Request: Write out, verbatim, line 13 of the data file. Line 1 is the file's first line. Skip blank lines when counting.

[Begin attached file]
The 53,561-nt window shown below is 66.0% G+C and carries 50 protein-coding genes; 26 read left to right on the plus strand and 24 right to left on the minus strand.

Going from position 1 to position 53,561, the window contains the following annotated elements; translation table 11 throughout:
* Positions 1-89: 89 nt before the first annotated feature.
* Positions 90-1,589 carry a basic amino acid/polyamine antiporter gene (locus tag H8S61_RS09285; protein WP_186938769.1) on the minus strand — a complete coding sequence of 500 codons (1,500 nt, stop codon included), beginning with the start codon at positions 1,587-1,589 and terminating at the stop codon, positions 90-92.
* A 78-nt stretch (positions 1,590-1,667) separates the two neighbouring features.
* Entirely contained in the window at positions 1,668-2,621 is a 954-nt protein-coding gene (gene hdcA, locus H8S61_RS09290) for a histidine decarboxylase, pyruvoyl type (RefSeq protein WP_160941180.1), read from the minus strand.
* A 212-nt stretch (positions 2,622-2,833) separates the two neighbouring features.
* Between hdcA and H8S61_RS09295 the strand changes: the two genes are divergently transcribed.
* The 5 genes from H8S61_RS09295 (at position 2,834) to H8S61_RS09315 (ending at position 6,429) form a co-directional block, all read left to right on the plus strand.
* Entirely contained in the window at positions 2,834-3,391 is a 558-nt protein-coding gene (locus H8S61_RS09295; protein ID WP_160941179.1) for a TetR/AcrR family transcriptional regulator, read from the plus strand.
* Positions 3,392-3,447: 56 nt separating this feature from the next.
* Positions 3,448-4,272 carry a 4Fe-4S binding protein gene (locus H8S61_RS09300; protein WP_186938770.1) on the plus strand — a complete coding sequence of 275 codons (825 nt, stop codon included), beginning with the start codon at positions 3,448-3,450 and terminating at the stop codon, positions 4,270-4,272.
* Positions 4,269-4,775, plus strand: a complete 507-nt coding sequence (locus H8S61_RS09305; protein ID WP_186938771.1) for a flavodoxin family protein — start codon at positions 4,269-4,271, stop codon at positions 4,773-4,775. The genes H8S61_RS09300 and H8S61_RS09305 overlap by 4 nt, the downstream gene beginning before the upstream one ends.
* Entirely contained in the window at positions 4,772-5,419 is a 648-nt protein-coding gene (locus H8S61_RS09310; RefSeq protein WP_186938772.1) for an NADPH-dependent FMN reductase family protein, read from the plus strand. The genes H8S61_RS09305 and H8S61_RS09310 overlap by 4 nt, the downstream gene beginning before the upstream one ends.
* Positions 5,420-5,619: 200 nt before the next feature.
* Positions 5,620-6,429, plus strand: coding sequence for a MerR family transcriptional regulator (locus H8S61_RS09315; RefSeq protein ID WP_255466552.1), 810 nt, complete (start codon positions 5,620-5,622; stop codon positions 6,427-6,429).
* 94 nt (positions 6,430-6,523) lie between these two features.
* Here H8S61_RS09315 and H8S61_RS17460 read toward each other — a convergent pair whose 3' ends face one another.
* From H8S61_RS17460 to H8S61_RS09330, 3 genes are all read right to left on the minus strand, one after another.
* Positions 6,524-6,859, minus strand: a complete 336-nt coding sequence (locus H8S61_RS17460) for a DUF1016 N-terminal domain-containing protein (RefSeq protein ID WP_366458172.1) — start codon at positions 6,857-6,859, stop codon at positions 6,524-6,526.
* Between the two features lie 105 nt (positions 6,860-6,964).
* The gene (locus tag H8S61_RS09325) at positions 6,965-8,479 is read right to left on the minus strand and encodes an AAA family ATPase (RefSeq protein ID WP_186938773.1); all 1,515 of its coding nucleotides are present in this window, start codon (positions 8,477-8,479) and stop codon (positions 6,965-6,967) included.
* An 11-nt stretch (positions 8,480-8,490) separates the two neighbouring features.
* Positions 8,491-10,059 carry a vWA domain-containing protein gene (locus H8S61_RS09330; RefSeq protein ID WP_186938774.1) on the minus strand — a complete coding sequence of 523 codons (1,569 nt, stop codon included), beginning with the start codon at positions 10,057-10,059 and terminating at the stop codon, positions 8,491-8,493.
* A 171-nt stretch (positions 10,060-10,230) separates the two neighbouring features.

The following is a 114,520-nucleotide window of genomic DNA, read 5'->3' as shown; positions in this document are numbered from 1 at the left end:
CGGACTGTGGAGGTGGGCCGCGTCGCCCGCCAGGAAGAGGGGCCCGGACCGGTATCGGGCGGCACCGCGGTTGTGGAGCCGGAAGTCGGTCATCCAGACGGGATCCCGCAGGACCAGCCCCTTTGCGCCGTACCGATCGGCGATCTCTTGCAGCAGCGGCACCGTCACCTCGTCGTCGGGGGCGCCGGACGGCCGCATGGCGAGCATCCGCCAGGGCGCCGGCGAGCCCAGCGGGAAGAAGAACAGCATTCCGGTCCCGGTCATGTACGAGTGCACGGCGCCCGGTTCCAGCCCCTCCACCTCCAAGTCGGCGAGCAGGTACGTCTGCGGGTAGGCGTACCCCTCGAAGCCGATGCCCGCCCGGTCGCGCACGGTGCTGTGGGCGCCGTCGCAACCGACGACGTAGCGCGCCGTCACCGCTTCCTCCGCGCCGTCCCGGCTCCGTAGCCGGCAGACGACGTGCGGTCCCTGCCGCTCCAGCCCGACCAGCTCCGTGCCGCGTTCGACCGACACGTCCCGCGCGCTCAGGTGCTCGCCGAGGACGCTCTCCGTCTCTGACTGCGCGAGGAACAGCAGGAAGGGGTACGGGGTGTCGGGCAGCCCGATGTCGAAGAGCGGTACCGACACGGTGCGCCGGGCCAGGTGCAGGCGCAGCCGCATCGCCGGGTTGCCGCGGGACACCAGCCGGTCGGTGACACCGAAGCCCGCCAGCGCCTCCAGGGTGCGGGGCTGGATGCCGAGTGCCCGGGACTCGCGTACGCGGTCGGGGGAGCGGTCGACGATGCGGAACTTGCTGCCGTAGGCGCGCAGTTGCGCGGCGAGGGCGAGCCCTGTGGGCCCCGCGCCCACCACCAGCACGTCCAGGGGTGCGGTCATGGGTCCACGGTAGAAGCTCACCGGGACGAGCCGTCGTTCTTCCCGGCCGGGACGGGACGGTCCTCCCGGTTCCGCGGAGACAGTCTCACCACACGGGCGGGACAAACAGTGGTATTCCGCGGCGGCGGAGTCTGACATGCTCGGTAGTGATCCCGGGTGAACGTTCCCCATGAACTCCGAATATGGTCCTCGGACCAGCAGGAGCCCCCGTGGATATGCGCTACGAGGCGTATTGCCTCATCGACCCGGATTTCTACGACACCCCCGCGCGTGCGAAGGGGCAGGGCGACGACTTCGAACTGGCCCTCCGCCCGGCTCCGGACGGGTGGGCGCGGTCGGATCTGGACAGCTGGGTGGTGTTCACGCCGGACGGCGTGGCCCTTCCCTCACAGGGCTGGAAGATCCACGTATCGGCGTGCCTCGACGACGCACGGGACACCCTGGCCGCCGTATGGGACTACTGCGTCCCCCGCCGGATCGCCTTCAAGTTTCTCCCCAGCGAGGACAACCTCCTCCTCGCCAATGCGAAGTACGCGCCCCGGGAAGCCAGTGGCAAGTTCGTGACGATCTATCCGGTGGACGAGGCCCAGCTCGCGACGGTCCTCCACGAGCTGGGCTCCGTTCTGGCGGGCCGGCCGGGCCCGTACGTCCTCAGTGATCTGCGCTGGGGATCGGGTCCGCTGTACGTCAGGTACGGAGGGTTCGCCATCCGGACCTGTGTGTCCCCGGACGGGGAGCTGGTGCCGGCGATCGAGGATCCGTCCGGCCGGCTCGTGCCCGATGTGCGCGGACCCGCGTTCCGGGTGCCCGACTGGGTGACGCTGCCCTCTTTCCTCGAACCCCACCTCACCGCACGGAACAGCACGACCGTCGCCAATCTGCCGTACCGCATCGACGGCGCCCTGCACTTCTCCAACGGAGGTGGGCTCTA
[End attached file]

* Positions 4,269-4,775, plus strand: a complete 507-nt coding sequence (locus H8S61_RS09305; protein ID WP_186938771.1) for a flavodoxin family protein — start codon at positions 4,269-4,271, stop codon at positions 4,773-4,775. The genes H8S61_RS09300 and H8S61_RS09305 overlap by 4 nt, the downstream gene beginning before the upstream one ends.